Have to agree that the UCLAN course is very theoretical, probably why I'm finding it tough despite my years as an amateur. Up till now I've never had the need to calculate data. I just look at things in the eyepiece and then look them up in books. The UCLAN course takes you through how the information in the books was worked out using different formulae ( doppler shift, distance modulus, Flux, inverse square law etc.etc). Still working on the Crab Nebula assignment - need to hand it in next week!
One of the strange things about UCLAN is that they prefer all assignments, essays/exam questions be handed in by snail mail rather than electronically- not sure why this should be?
Deimos is quite right, there is nothing about the planets in the course work. Although there is quite a bit about gravitation, it is all general theory and at no point does the course cover individual planetary details.


Tom
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Post by Rosanella »

Deimos wrote:My experience is the JMU and UCLAN courses are quite different in their nature. Neither better or worse, just a different approach and different teaching/assessment methods.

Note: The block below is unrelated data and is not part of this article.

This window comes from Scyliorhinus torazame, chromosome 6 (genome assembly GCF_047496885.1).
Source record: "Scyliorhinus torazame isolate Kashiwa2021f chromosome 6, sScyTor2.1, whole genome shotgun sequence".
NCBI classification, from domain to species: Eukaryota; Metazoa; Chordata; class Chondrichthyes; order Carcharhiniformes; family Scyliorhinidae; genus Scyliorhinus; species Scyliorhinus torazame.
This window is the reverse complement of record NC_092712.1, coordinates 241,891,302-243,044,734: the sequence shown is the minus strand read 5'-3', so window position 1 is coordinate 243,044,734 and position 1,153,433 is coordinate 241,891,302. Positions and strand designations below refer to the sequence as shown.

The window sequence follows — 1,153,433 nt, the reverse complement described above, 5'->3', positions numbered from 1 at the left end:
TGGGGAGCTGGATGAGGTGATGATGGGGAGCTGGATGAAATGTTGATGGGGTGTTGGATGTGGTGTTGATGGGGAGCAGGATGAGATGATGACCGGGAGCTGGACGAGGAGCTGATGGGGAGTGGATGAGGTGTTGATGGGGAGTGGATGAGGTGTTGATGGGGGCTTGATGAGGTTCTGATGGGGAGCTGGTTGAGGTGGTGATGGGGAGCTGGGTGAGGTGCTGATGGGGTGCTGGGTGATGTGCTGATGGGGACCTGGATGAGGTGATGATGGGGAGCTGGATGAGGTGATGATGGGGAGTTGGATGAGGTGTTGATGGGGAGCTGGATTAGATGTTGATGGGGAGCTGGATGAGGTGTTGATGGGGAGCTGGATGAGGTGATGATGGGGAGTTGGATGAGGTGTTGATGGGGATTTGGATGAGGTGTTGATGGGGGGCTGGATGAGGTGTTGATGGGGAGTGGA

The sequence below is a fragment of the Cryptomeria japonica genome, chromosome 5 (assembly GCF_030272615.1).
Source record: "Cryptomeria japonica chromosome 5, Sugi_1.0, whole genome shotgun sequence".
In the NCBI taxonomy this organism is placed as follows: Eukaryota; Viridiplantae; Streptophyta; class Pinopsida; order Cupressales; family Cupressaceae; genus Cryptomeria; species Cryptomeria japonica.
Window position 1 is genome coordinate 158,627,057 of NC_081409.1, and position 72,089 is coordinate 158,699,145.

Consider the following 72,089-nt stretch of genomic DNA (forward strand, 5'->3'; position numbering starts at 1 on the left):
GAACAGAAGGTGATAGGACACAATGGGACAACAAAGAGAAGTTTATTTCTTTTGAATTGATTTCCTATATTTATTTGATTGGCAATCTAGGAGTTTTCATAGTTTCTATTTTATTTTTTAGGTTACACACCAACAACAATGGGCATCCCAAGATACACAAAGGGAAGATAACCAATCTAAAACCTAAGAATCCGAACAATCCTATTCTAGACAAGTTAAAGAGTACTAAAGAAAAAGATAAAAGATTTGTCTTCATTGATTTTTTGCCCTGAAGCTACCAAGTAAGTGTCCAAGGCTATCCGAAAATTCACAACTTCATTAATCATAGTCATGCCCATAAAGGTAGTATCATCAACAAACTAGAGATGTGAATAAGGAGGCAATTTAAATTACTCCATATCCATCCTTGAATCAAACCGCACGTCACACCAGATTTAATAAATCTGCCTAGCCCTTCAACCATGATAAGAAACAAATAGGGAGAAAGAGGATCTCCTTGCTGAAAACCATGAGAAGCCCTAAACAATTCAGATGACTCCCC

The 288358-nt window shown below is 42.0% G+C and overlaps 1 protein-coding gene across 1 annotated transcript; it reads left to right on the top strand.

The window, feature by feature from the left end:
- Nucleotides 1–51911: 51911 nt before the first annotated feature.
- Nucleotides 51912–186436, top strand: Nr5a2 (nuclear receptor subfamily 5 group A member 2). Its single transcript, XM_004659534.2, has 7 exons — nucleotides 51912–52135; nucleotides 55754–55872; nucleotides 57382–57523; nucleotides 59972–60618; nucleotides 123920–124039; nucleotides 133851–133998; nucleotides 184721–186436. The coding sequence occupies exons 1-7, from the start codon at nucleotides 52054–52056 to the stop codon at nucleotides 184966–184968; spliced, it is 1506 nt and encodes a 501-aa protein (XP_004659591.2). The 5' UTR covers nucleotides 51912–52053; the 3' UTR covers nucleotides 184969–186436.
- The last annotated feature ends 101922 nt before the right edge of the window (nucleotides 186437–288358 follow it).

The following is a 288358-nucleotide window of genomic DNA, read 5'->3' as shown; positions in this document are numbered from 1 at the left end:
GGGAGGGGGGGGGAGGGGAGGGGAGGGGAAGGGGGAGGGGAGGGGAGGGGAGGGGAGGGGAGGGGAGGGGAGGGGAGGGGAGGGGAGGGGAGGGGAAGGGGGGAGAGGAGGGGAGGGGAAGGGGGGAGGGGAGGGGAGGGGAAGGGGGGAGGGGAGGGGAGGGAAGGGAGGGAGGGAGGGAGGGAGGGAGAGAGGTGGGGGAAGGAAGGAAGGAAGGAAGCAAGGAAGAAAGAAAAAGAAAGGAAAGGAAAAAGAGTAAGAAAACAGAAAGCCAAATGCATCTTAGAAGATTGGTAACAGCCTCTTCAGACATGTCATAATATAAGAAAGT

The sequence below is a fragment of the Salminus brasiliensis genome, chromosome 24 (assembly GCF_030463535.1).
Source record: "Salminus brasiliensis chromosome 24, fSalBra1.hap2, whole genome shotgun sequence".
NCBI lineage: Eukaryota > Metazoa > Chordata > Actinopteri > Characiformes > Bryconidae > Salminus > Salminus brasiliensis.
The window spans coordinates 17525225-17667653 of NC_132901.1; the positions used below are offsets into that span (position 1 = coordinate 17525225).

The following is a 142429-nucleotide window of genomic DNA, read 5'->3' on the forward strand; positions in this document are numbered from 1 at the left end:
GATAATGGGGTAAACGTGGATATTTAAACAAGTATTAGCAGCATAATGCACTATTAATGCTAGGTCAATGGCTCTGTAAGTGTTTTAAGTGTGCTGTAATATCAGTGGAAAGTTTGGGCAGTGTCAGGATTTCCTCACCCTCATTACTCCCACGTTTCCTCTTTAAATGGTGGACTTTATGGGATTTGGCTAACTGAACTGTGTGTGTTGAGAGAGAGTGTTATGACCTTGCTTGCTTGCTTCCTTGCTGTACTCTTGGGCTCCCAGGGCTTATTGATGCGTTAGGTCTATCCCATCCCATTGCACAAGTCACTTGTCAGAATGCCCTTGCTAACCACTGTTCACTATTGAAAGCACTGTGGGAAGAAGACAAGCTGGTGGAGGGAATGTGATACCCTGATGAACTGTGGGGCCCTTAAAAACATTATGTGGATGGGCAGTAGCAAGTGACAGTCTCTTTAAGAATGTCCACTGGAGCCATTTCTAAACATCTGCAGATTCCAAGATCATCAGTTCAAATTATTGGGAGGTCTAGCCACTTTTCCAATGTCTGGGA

....
Ian
Did you do the Introduction to Astronomy, with the JMU, or other modules?
I quite enjoy the labs attached to the coursework (even if they take quite some time to get through, though :? ), with relevant software.
Tom wrote:Deimos is quite right, there is nothing about the planets in the course work. Although there is quite a bit about gravitation, it is all general theory and at no point does the course cover individual planetary details.
Tom
I don't mind not delving on the Planets (or Moons) more than I really need to, because it gets a little boring with various geological details to learn.
Having said tha, one of our coursework was to observe the Moons of Jupiter (Io, Europa, Ganimede and Callisto) with a simulator, then measure the distances and apply Kepler's Third Law to calculate the mass of Jupiter. It was laborious, but one of my best so far ;)
Applying the theory to the observation puts things into a more real perspective, and it makes me thing that I'm actually doing something with all this theory.

Rosanella
If we do not try, we will not know. (Ayya Khema)